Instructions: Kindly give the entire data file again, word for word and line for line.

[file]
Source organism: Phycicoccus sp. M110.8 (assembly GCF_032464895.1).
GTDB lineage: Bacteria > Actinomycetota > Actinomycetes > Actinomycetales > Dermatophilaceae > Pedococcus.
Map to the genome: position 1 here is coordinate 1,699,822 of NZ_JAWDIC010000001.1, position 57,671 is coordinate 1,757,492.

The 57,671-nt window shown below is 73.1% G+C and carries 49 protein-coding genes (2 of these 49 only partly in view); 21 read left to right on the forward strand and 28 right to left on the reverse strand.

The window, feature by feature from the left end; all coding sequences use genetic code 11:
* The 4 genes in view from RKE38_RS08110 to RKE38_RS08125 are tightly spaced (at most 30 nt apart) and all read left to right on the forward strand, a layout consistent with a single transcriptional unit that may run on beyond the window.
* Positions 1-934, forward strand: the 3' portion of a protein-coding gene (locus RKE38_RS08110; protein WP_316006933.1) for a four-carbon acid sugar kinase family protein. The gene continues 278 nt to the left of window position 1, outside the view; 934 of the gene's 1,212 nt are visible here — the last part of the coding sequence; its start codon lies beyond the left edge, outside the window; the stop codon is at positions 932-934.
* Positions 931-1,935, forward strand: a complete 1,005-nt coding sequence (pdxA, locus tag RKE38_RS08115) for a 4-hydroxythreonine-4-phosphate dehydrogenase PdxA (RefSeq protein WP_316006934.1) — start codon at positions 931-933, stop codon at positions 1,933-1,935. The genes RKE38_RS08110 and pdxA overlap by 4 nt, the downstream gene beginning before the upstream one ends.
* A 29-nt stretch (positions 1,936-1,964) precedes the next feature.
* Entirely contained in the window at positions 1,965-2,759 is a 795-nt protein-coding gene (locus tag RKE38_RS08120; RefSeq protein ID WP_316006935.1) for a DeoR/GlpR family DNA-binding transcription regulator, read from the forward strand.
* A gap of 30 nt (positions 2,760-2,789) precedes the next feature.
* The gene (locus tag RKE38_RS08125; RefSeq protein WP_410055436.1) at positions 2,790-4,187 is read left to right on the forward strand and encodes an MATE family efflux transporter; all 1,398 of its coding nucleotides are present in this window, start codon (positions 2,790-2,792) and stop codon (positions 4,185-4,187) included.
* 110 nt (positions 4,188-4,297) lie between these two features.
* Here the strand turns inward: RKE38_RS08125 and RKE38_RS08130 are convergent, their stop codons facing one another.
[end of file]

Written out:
Source organism: Phycicoccus sp. M110.8 (assembly GCF_032464895.1).
GTDB lineage: Bacteria > Actinomycetota > Actinomycetes > Actinomycetales > Dermatophilaceae > Pedococcus.
Map to the genome: position 1 here is coordinate 1,699,822 of NZ_JAWDIC010000001.1, position 57,671 is coordinate 1,757,492.

The 57,671-nt window shown below is 73.1% G+C and carries 49 protein-coding genes (2 of these 49 only partly in view); 21 read left to right on the forward strand and 28 right to left on the reverse strand.

The window, feature by feature from the left end; all coding sequences use genetic code 11:
* The 4 genes in view from RKE38_RS08110 to RKE38_RS08125 are tightly spaced (at most 30 nt apart) and all read left to right on the forward strand, a layout consistent with a single transcriptional unit that may run on beyond the window.
* Positions 1-934, forward strand: the 3' portion of a protein-coding gene (locus RKE38_RS08110; protein WP_316006933.1) for a four-carbon acid sugar kinase family protein. The gene continues 278 nt to the left of window position 1, outside the view; 934 of the gene's 1,212 nt are visible here — the last part of the coding sequence; its start codon lies beyond the left edge, outside the window; the stop codon is at positions 932-934.
* Positions 931-1,935, forward strand: a complete 1,005-nt coding sequence (pdxA, locus tag RKE38_RS08115) for a 4-hydroxythreonine-4-phosphate dehydrogenase PdxA (RefSeq protein WP_316006934.1) — start codon at positions 931-933, stop codon at positions 1,933-1,935. The genes RKE38_RS08110 and pdxA overlap by 4 nt, the downstream gene beginning before the upstream one ends.
* A 29-nt stretch (positions 1,936-1,964) precedes the next feature.
* Entirely contained in the window at positions 1,965-2,759 is a 795-nt protein-coding gene (locus tag RKE38_RS08120; RefSeq protein ID WP_316006935.1) for a DeoR/GlpR family DNA-binding transcription regulator, read from the forward strand.
* A gap of 30 nt (positions 2,760-2,789) precedes the next feature.
* The gene (locus tag RKE38_RS08125; RefSeq protein WP_410055436.1) at positions 2,790-4,187 is read left to right on the forward strand and encodes an MATE family efflux transporter; all 1,398 of its coding nucleotides are present in this window, start codon (positions 2,790-2,792) and stop codon (positions 4,185-4,187) included.
* 110 nt (positions 4,188-4,297) lie between these two features.
* Here the strand turns inward: RKE38_RS08125 and RKE38_RS08130 are convergent, their stop codons facing one another.